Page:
- Minimum Replies: Setting a "Minimum Replies" filter allows brands to uncover tweets that have sparked active discussions and conversations.
For example, a travel agency organizing a giveaway contest can search for tweets mentioning the contest with a minimum of 50 replies. This enables them to engage with participants, answer questions, and create a buzz around the campaign.
- Minimum Retweets: The "Minimum Retweets" filter helps businesses find tweets that have been shared extensively, indicating content virality.
For example, a food brand launching a recipe campaign can search for tweets featuring their hashtag with a minimum of 200 retweets. This allows them to identify user-generated content that has gained traction and amplify it further, leveraging the power of user endorsements.
By customizing the timeframe for searches, companies can uncover time-relevant insights.
- Tweets Since a Specific Date: Businesses can use the "Tweets from" filter to focus on recent content.
For example, a fashion retailer launching a summer sale can search for tweets mentioning their brand in the past week. This allows them to track the real-time impact of their marketing campaign and promptly respond to customer inquiries.
- Tweets Until a Specific Date: Setting the "Tweets To" filter enables brands to access historical data.
For example, a technology company researching customer feedback can search for tweets mentioning their product until the past month. This helps them analyze long-term trends and identify areas for improvement.
- Tweets Between Specific Dates: The "Tweets Between" filter allows businesses to narrow down searches to a specific time range.
For example, a sports brand promoting an event can search for tweets with their event hashtag between two dates to assess campaign performance and gather post-event feedback.
Use cases (along with real results)
1. Keep Track of your untagged mentions
If your brand is gaining attention on Twitter, you'll likely receive numerous mentions in your tab. However, some users may discuss your product without tagging you directly.
Often, these candid users provide valuable insights, making it wise to set up a search for your brand's name. Understanding genuine opinions is crucial, and it can bring both positive feedback and potential challenges.
Results: All the tagged and untagged basetemplates mentioned will be listed.
Of course, you can also keep track of your competitors using the same.
2. Find the most popular tweets about a topic
For example: Taylor Swift with a minimum of 1500 retweets
You can use this feature for multiple scenarios. For example, identifying Influencers and Partnerships. Engaging with users with high retweets or even collaborating can expand your brand reach. You can also try and analyze what kind of content the users find interesting enough to share with their network or engage with.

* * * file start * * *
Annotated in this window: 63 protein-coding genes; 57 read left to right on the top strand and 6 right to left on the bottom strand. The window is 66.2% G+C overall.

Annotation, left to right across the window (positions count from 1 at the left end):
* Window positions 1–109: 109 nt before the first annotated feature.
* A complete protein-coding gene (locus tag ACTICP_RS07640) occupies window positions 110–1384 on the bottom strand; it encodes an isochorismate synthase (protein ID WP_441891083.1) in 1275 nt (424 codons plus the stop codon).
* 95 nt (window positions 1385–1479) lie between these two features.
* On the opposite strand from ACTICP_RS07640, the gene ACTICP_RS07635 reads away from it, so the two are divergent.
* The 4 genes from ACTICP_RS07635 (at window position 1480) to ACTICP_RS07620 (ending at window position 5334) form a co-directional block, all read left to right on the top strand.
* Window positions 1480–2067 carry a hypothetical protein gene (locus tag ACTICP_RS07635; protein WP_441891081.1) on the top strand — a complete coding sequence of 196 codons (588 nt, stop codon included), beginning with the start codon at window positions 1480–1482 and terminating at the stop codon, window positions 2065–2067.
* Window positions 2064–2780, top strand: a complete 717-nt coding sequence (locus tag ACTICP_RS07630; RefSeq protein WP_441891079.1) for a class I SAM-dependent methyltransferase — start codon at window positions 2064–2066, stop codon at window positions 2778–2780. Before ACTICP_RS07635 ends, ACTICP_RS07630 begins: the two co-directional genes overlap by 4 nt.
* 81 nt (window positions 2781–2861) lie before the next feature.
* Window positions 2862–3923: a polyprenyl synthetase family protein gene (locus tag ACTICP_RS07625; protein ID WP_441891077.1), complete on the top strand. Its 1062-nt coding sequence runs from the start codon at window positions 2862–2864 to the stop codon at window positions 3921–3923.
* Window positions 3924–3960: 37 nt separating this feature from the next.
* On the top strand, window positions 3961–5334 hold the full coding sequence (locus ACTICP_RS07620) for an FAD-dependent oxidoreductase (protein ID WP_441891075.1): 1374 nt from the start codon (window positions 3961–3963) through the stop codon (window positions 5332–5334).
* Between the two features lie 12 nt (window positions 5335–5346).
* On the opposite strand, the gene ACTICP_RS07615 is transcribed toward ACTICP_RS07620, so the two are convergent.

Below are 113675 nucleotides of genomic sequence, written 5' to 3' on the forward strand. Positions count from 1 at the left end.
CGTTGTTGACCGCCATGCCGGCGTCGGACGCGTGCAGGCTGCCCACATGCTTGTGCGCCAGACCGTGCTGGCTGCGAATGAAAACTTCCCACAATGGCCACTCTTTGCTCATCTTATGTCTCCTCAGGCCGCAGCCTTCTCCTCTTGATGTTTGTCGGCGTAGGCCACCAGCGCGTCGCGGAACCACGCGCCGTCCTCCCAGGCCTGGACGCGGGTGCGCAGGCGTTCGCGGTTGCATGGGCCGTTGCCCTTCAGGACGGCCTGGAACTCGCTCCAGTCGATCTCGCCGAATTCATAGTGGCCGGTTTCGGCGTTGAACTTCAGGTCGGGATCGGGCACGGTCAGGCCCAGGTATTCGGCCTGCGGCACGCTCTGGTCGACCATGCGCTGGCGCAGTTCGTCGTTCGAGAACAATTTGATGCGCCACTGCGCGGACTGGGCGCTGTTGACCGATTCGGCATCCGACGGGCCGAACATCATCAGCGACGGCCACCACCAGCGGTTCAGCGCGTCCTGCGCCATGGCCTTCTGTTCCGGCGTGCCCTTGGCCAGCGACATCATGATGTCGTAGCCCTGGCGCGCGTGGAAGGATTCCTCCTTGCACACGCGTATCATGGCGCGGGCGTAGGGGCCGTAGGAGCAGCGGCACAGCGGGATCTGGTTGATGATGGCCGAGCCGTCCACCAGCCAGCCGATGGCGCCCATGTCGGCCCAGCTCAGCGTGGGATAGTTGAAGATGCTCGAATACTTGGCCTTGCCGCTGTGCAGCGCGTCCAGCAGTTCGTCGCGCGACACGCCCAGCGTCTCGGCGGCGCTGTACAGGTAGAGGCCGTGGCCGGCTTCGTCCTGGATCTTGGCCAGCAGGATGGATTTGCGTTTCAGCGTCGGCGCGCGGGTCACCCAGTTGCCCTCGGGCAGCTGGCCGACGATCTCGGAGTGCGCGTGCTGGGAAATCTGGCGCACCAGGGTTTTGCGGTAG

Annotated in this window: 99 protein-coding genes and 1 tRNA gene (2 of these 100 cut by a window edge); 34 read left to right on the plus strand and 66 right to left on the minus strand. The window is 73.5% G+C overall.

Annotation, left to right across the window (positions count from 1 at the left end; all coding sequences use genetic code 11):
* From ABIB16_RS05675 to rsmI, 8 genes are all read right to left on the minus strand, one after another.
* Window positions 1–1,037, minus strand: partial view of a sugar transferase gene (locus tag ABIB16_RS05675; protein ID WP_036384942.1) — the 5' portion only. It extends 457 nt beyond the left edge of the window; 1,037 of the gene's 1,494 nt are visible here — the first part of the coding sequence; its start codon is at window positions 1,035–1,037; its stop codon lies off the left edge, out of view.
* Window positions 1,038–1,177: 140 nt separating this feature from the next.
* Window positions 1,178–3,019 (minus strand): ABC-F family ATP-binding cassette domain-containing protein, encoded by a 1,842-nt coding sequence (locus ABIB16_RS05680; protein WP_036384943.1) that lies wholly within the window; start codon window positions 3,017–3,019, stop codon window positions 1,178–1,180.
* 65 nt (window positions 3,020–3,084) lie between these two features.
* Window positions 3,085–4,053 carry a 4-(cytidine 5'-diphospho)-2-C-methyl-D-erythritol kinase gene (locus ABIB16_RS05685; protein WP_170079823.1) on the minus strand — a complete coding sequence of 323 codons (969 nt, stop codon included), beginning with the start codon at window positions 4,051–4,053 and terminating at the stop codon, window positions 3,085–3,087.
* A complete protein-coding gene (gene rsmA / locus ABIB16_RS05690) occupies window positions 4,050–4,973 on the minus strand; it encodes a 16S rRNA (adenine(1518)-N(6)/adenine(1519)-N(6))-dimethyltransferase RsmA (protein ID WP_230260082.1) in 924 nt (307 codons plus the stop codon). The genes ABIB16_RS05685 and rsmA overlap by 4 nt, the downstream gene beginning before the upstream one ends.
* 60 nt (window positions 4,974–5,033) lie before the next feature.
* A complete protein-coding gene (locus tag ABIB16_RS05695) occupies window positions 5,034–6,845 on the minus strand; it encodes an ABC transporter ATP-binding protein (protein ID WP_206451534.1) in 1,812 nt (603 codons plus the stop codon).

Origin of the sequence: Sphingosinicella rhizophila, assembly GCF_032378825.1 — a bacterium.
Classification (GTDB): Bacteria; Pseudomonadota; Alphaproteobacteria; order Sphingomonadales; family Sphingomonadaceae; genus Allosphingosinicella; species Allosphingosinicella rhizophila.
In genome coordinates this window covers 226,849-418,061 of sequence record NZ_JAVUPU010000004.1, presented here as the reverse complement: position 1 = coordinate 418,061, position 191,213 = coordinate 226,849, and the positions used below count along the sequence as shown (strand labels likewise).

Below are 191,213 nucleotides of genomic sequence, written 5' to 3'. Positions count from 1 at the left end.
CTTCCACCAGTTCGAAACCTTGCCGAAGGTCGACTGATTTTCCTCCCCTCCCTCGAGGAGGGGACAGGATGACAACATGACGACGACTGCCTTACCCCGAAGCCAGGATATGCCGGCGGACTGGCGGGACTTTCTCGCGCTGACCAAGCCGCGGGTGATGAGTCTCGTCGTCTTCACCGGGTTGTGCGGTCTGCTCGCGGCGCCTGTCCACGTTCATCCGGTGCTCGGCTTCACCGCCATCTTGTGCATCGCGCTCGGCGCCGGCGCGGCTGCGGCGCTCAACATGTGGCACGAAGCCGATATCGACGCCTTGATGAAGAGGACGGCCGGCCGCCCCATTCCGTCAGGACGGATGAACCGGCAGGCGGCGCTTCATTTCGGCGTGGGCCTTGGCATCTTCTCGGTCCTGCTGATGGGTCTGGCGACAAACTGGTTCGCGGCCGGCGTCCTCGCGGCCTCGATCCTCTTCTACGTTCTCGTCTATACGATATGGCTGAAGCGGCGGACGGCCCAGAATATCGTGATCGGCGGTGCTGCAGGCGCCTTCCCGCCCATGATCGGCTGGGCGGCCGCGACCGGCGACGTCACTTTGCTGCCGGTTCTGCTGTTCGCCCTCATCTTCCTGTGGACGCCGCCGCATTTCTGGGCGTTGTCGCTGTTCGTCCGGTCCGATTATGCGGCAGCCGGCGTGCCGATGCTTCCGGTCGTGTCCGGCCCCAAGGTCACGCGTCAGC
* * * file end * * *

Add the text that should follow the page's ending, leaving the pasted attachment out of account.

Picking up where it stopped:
3. Social Listening
You can use the filters to monitor conversations, mentions, and trends related to your brand or industry. This can help you interact with your users, find new customers, and stay up-to-date with the latest news and trends.
For example, Uber has created a dedicated account just for this.
You can play around with filters to suit your needs. For example, conduct advanced searches that include your @account along with keywords like "help," "support," and "service." This allows you to identify individuals experiencing issues. Furthermore, adding a question mark ("?") to the search query helps you find users with questions directed to your brand.
Once you understand the feature, the use cases are as wide as your imagination. Here are a couple more examples of how you can use the advanced search feature to inspire you:
- Find Potential Leads: Discover potential customers, investors, or partners by searching for industry-related keywords and location-based filters. Let's say you want to find popular investors in SF.Keywords: "startup funding" + "San Francisco"Filters: Location filter (e.g., San Francisco), Followers filter (e.g., minimum 1,000)
- Monitoring Industry News: Stay updated on the latest trends and news in your industry by using relevant hashtags and keywords. Let’s say you want to stay in the loop of all tech start-ups in Israel.Keywords: "#TechTrends" + "startup"Filters: Hashtags filter, Language filter (e.g., English, Hebrew), location.
- Market Research and Customer Insights: Analyze tweets related to your industry and products to gather valuable market research and customer insights. Let’s say you want to understand customer satisfaction with airport lounges in the US.Keywords: "airport lounges" + "review"Filters: Language filter (e.g., English), Date filter (e.g., past 3 months), location filter (US)
- Hiring and Talent Acquisition: Find potential candidates for your startup by searching for tweets from individuals looking for job opportunities or mentioning job-related keywords.Keywords: "job search" OR "hiring" + "industry_name" OR "startup"Filters: Language filter (e.g., English), location (optional), date filter (e.g., past month)
- Event or webinar Planning: Discover relevant events, webinars, and similar opportunities in your industry by searching for tweets with event-related keywords and location filters.Keywords: "#eventname" + "industry_name" OR "startup event"Filters: Language filter (e.g., English), location filter (optional), date filter (e.g., future dates).
- Emerging Trends in Customer Needs: Stay ahead of the curve by identifying emerging customer needs and pain points within your industry. Analyze tweets containing keywords related to customer challenges or desires.Keywords: "need help with" OR "wish there was" + "industry_topic" OR "product_category"Filters: Language filter (e.g., English), date filter (e.g., past year), location (optional).
- Trending Hashtag Engagement: Identify trending hashtags relevant to your industry or niche and engage with users using those hashtags to increase your startup's visibility and reach a broader audience. Joining popular conversations can help you connect with potential customers and industry influencers.Keywords: "#trendinghashtag" + "industry_name" OR "startup"Filters: Language filter (e.g., English), location (optional), date filter (e.g., past week).
Over the past few months (and years), we’ve seen a few Twitter alternatives pop up. We had Mastodon which briefly gained popularity when Musk took over Twitter. But the users eventually dropped. We had India’s Koo. It made noise in some parts of the world but daily user count seems to have halved to 4 million. It is nowhere near Twitter. There’s Spoutible - perhaps the best doppelganger to Twitter. But barely a few people even know about it. We even have ex-Twitter CEO-backed Bluesky, but the reviews are not leaving up to the mark. Instagram threads did make a stir, but engagement remains all-time high on Twitter.
For now, Twitter is definitely here to stay. And if used correctly, there is a lot of gold in this information flood.
As a start-up founder, the advanced search feature is a very cheap, quick, and efficient method to get a lot of good, candid, and valuable insights.